Five of the thirty-six paratroopers in the beginning of the movie did get blown as much as a mile off course during filming. One of them got stuck in a tree. He had to convince locals that he wasn't really an enemy soldier.
The film made the Guinness Book of Records for having the most acts of violence of any film up to that time. According to their calculations, one hundred thirty-four acts of violence occur per hour, or 2.23 per minute.
William Smith, who played the Spetsnaz commander Strelnikov, didn't receive any special language training for his role. Thanks to years of military service, and working with the C.I.A. and N.S.A., Smith was already fluent in Russian and several other languages.
The sprocket wheel on all modern tanks is in the rear. The replica Soviet equipment was mostly American M-48 tanks. Driving the tanks backward and adding a fiberglass turret gave the replicas a more authentic look.
The original trailer, on the LaserDisc release, includes a scene with a tank rolling up to a McDonald's where enemy soldiers are eating. The scene did not appear in the final cut, and was likely removed due to a mass murder at a McDonald's in San Ysidro, California, a few weeks before the film opened.
The U.S. flag in the classroom at the start of the movie, and other scenes, is a forty-eight-star flag. This was the flag during World War II, and a symbolic reference for a movie portraying the start of World War III.
The story was originally to be set in the real town of Calumet, Michigan. It was moved to a fictionalized version of Calumet, Colorado. Colorado was a more central location within the United States which better fit the story and Calumet, Colorado is actually a tiny former mining town abandoned in the 1970s.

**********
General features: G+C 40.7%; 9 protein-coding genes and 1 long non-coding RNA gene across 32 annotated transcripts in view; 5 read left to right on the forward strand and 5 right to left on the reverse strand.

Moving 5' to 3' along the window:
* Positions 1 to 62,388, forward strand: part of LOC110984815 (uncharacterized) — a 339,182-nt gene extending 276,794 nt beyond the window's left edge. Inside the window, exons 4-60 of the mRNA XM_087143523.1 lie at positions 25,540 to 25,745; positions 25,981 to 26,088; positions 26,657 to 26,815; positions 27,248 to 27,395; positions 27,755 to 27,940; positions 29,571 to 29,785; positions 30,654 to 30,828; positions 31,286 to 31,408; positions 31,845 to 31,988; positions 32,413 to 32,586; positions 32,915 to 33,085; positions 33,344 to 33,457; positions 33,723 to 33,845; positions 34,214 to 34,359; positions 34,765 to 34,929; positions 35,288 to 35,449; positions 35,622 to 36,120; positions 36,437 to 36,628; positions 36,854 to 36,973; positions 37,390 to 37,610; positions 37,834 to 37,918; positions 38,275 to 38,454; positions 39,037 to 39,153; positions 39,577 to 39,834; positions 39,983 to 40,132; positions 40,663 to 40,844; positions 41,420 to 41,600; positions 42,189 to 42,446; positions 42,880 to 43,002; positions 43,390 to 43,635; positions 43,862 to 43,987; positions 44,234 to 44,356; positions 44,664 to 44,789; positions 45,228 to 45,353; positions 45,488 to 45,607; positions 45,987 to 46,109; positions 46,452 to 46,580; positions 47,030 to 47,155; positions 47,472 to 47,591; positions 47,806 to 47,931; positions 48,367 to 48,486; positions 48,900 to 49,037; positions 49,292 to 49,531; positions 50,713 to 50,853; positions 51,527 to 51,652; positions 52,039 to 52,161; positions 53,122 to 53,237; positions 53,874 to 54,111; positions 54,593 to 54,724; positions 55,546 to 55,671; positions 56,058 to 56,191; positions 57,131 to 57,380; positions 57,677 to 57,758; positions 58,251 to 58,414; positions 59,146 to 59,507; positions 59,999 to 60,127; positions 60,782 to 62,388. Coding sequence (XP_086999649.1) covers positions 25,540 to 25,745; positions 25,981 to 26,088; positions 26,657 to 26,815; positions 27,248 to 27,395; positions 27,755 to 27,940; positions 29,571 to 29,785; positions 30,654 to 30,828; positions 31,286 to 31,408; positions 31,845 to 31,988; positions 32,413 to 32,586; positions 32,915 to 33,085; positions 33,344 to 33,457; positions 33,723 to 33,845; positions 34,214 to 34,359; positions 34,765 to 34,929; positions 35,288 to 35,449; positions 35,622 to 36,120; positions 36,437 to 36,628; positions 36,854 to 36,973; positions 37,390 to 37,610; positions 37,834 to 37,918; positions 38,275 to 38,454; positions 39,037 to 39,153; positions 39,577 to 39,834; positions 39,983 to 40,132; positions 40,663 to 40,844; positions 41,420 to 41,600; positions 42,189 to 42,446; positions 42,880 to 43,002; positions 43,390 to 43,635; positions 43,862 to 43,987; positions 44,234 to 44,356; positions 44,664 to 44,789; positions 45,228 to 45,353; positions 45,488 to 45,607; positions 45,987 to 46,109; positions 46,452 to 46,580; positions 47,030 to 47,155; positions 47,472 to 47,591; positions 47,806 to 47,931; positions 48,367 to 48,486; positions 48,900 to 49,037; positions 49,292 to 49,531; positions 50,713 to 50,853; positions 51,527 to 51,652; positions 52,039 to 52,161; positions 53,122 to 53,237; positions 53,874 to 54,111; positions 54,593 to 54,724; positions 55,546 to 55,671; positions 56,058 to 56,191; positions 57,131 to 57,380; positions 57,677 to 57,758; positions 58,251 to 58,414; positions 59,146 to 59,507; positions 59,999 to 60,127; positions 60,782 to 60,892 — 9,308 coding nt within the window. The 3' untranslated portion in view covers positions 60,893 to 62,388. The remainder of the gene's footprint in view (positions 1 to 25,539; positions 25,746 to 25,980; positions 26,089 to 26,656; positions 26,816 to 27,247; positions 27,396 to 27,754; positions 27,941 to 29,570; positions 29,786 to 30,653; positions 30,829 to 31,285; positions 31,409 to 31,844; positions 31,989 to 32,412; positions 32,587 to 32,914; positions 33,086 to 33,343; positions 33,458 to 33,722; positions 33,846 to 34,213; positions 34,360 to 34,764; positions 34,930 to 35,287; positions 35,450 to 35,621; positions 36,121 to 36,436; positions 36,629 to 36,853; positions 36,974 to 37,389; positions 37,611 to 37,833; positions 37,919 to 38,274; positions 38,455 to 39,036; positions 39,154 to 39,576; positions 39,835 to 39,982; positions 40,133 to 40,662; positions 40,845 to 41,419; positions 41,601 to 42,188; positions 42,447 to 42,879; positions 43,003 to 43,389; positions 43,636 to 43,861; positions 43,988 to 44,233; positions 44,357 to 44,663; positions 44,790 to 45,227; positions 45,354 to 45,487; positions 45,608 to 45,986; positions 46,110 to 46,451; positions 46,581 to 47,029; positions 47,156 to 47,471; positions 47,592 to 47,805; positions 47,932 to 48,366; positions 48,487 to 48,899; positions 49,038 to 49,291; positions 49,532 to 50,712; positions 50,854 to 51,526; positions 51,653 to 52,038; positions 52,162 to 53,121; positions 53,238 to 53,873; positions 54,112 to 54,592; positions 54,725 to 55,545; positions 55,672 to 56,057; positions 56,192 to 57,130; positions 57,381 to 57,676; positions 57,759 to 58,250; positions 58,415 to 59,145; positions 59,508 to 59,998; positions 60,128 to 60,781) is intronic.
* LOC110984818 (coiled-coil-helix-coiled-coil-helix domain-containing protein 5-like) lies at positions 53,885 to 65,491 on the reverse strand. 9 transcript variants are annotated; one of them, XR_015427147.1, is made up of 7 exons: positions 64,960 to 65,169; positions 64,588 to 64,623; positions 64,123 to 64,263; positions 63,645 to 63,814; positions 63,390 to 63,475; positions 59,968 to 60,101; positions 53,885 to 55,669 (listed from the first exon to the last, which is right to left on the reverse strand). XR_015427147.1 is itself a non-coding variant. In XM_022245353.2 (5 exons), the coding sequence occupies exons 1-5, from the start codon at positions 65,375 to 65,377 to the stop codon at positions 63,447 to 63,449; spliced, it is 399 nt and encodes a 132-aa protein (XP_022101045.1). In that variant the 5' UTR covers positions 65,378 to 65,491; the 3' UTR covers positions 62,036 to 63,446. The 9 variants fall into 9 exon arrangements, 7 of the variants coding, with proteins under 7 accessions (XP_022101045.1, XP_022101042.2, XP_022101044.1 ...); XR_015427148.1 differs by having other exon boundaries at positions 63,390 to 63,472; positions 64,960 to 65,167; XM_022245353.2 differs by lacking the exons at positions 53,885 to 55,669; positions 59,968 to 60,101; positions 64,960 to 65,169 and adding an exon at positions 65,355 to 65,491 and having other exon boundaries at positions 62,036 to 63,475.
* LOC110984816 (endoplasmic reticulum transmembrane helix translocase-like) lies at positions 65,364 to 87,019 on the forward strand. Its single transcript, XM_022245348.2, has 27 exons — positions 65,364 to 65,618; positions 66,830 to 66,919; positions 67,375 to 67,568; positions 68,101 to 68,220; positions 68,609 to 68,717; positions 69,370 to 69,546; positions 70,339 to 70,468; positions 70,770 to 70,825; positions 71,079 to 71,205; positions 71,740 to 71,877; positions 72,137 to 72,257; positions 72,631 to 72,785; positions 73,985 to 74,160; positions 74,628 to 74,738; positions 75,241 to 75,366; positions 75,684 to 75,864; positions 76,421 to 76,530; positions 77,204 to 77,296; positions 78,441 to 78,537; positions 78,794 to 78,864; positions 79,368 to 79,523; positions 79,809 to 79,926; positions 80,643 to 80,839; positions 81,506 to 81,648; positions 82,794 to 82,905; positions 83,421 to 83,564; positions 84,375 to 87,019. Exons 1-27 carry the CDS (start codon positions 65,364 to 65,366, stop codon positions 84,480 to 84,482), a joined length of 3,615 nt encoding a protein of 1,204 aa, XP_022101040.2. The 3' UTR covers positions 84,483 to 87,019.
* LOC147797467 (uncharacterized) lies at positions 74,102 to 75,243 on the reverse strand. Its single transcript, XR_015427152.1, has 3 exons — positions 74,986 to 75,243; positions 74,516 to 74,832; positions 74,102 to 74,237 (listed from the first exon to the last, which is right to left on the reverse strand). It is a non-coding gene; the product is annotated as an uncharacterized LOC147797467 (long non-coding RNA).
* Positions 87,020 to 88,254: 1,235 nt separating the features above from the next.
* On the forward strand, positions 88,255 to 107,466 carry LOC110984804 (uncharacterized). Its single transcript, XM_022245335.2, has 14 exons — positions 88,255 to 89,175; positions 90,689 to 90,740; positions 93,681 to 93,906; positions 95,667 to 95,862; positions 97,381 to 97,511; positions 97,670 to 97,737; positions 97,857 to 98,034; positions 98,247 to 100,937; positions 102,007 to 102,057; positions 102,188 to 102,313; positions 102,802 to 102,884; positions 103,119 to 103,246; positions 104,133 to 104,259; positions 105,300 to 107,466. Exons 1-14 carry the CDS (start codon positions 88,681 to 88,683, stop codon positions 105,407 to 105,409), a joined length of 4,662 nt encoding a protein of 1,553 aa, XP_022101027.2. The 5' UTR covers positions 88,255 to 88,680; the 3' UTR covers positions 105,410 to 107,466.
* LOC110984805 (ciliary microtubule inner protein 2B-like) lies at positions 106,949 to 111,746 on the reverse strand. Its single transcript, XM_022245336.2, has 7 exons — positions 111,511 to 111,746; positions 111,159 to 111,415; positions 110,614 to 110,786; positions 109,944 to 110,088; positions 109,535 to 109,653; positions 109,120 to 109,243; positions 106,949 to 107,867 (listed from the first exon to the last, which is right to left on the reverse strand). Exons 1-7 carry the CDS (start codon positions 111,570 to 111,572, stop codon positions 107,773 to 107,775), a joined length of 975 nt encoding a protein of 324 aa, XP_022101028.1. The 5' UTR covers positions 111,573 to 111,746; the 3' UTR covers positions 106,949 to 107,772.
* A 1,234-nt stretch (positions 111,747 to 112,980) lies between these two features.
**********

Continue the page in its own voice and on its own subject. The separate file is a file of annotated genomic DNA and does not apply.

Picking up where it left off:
Soldier of Fortune Magazine said that the film's T-72 tank was such a good replica that "while it was being carted around Los Angeles, two C.I.A. officers followed it to the studio and wanted to know where it had come from."
The original movie tagline said, "In our time, no foreign army has ever occupied American soil." Some historians believe that is historically inaccurate. British troops occupied American territory during the War of 1812. They occupied an area outside of New Orleans, and occupied and burned large parts of Washington, D.C., including the White House, in 1814. Japanese forces occupied several islands off the coast of Alaska during World War II. However, the statement "In our time" (within a viewer's lifetime) is technically correct. No viewer was alive during the War of 1812, and Alaska was still a territory when Japan invaded. It became a state in 1959.
In the film, Toni (Jennifer Grey) sneaks into town and blows up the "Soviet-American Friendship Center". The real-life National Council of American-Soviet Friendship (NCASF), a left-wing organization composed of Soviet and Communist sympathizers, angrily denounced this movie as paranoid and militarist. After the dissolution of the Soviet Union in December 1991, the NCASF, whose last President was John Randolph, disbanded.
Though the story takes place in Colorado, it was mostly filmed in Las Vegas, New Mexico. In the short montage of destroyed Soviet vehicles that have been tagged with Wolverines graffiti, a highway sign in the background (with a large fish on it) advertises Storrie Lake, a New Mexico state park about five miles north of Las Vegas, New Mexico.